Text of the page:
While I encourage people to save 100% down for a home, a mortgage is the one debt that I don't frown upon.

~Dave Ramsey
loan agreement with keys to a house | Century 21 Action, Inc Real Estate

Save for Closing Costs

Along with your down payment, you’ll also need to pay for closing costs. If you’re a first-time home buyer, you may be wondering how much it costs to close on a house. On average, closing costs are about 3–4% of the purchase price of your home. Your lender will give you a specific number so you know exactly what to bring on closing day. These fees pay for important steps in the home-buying process, including: appraisal, home inspection, credit report, attorney, and homeowner’s insurance. You want to save for your closing costs and down payment as quickly as possible, with the same amount of intensity when you’re getting out of debt and building a full emergency fund. In fact, it’s okay to put retirement savings on hold for a short period of time to save for a home—but you’ve got to hustle!

Get Pre-Approved for a Loan

Once you’re confident you have enough cash saved to pay for closing costs and 20% of your home, you’re ready to handle the other 80% by talking to a mortgage lender. Get prequalified for a loan and take the extra time to get a pre-approval letter before you start your home search. Pre-approval shows sellers that you’re a serious buyer, which is a great way for first-time home buyers to get ahead in a competitive market. To get pre-approved, your lender will need to verify your financial information (proof of income, taxes, etc.) and submit your loan for preliminary underwriting.

Shop for Houses You Can Afford

According to recent data reported by the National Association of Realtors (NAR), most buyers either found the home they purchased online (51%) or through a real estate agent (31%). Doing both sets you up for success! Find homes you like online (and that are within your price range) and send them to your real estate agent so they have a good idea of what you’re looking for. Then they can use the multiple listing service (MLS) to find homes that meet your criteria in your desired areas. An MLS is created, maintained and paid for by real estate professionals to help buyers view the largest pool of properties for sale in the marketplace. Real estate agents also provide valuable market expertise and can help you find great deals on homes as soon as (or before) they’re listed.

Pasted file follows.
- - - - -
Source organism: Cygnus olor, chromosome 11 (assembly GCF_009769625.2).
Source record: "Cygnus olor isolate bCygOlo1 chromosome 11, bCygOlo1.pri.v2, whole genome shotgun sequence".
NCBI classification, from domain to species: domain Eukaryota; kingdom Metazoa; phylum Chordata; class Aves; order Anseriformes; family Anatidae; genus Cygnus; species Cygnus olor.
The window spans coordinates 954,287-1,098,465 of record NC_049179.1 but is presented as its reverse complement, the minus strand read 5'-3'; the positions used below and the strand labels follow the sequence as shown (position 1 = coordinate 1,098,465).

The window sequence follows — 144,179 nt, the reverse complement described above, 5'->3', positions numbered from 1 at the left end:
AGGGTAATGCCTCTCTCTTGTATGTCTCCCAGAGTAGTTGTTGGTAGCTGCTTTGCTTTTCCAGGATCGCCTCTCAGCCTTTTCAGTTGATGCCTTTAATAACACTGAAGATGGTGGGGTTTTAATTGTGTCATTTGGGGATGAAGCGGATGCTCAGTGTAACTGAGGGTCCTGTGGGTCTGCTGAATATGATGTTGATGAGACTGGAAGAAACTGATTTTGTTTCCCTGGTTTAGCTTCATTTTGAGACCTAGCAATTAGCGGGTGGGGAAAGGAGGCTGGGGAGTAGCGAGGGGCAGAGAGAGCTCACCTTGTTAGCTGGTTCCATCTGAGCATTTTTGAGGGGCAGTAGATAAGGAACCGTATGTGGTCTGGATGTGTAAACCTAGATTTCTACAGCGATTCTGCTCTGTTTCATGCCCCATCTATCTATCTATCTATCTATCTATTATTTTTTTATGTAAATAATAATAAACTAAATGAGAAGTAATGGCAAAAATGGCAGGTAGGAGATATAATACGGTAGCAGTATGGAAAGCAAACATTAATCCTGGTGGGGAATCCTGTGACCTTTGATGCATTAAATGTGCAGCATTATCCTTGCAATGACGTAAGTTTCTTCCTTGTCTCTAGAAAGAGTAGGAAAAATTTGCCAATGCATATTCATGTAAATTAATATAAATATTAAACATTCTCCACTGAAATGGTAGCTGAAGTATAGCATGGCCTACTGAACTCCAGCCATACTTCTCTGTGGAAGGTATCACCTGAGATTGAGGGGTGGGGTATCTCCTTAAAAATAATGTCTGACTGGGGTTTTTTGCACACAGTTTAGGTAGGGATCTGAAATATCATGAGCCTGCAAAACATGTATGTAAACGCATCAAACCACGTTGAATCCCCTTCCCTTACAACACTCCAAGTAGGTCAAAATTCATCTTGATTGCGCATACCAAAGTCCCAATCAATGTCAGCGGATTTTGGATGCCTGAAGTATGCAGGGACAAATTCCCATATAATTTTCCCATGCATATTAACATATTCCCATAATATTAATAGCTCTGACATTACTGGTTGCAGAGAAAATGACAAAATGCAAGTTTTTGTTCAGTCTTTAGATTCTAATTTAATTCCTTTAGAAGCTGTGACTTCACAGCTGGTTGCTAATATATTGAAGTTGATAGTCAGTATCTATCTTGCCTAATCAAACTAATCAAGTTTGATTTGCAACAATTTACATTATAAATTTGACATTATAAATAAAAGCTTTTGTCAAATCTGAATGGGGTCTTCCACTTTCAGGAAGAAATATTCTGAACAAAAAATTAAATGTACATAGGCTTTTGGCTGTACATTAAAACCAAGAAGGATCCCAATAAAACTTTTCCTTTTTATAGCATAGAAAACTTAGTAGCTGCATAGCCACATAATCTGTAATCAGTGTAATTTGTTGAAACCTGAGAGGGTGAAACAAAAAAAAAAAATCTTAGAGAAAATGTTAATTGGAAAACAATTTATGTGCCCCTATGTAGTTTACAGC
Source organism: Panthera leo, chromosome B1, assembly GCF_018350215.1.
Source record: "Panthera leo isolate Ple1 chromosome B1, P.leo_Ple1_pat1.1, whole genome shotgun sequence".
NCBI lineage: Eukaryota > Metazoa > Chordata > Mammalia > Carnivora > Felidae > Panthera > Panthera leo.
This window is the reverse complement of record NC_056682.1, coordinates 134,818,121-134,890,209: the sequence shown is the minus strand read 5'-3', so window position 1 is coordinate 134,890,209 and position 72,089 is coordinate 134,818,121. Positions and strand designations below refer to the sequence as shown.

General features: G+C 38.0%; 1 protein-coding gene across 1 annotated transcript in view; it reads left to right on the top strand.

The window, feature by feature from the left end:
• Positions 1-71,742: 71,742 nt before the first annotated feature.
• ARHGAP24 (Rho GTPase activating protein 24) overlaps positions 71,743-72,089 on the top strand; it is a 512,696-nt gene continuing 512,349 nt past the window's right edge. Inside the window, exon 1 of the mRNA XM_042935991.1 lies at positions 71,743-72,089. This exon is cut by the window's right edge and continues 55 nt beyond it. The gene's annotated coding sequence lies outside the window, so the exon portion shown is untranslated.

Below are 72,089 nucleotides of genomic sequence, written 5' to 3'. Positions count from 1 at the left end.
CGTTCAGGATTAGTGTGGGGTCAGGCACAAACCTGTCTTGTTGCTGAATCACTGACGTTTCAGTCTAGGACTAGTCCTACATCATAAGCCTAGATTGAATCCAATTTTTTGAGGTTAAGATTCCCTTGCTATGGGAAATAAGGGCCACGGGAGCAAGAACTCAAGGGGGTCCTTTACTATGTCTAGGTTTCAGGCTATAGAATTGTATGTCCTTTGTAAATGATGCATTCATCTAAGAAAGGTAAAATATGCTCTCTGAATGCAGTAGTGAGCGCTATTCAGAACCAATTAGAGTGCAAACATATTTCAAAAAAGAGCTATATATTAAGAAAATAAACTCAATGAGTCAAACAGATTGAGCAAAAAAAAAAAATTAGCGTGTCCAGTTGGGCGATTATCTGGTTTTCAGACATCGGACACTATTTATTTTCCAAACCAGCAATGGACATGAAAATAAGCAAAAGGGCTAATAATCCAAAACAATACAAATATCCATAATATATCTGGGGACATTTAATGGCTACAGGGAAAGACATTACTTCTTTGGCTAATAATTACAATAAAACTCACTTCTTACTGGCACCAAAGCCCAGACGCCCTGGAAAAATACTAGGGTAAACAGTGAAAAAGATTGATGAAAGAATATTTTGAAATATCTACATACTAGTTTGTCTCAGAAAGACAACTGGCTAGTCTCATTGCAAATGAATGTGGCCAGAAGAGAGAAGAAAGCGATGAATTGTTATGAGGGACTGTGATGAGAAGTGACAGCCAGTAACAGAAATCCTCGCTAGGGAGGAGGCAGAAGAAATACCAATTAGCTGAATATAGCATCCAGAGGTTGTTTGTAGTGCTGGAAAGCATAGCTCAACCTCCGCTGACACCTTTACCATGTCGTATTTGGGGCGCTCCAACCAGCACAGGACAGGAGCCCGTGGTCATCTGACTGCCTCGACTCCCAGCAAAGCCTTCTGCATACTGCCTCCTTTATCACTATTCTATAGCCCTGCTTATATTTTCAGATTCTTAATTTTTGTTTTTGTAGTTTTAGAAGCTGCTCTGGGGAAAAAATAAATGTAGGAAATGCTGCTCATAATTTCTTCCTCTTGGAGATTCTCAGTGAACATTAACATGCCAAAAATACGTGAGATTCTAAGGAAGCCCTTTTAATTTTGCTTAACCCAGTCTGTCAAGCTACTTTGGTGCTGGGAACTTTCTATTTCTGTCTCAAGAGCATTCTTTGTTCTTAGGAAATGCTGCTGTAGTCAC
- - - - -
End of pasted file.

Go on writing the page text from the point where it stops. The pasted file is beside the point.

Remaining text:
Research Neighborhoods

After you’ve found some homes for sale in your price range, be careful not to make a decision based on the property alone. According to a NAR survey, 78% of home buyers believe neighborhood quality is more important than the size of a home. And 57% of buyers would opt for a shorter commute over a larger yard. So make sure you factor neighborhood quality and location into your decision. Ask your real estate agent for information on crime rates and the quality of schools around your prospective neighborhoods. Calculate your new commute times to see if they seem manageable. Visit the neighborhood at different times and days to check for traffic conditions, noise levels, and if people are comfortable being outdoors.

Think Long Term

Once you’ve narrowed down the neighborhoods, attend a few open houses. Looking at homes that are for sale—even if they’re not a perfect fit for you—is a great way to learn more about the area. When you eventually do find a house you love, you’ll know how your place compares to better or worse homes in that neighborhood. When it comes to buying, a good strategy is to find the most affordable house in the best neighborhood. If you buy at the bottom of the price range in a good neighborhood, you’ll have more room to build home value.

Find the Right Real Estate Agent

Your first home is a big purchase—maybe even the biggest one you’ll have ever made up to this point in your life! Because of that, you don’t want to risk messing this up. A trusted, experienced real estate professional will take the weight off your shoulders by helping you find a home, negotiate a deal, and see the process through until closing. Check out our previous post on 10 Things You Should Look for in a Real Estate Agent

saving money in a jar for the future | Century 21 Action, Inc Real Estate


The thing I have discovered about working with personal finance is that the good news is that it is not rocket science. Personal finance is about 80 percent behavior. It is only about 20 percent head knowledge.

~Dave Ramsey

what advice would you give to a young first-time home buyer?

We'd love to hear your thoughts.

Helpful Tips for Every Young Home Buyer This Year | Century 21 Action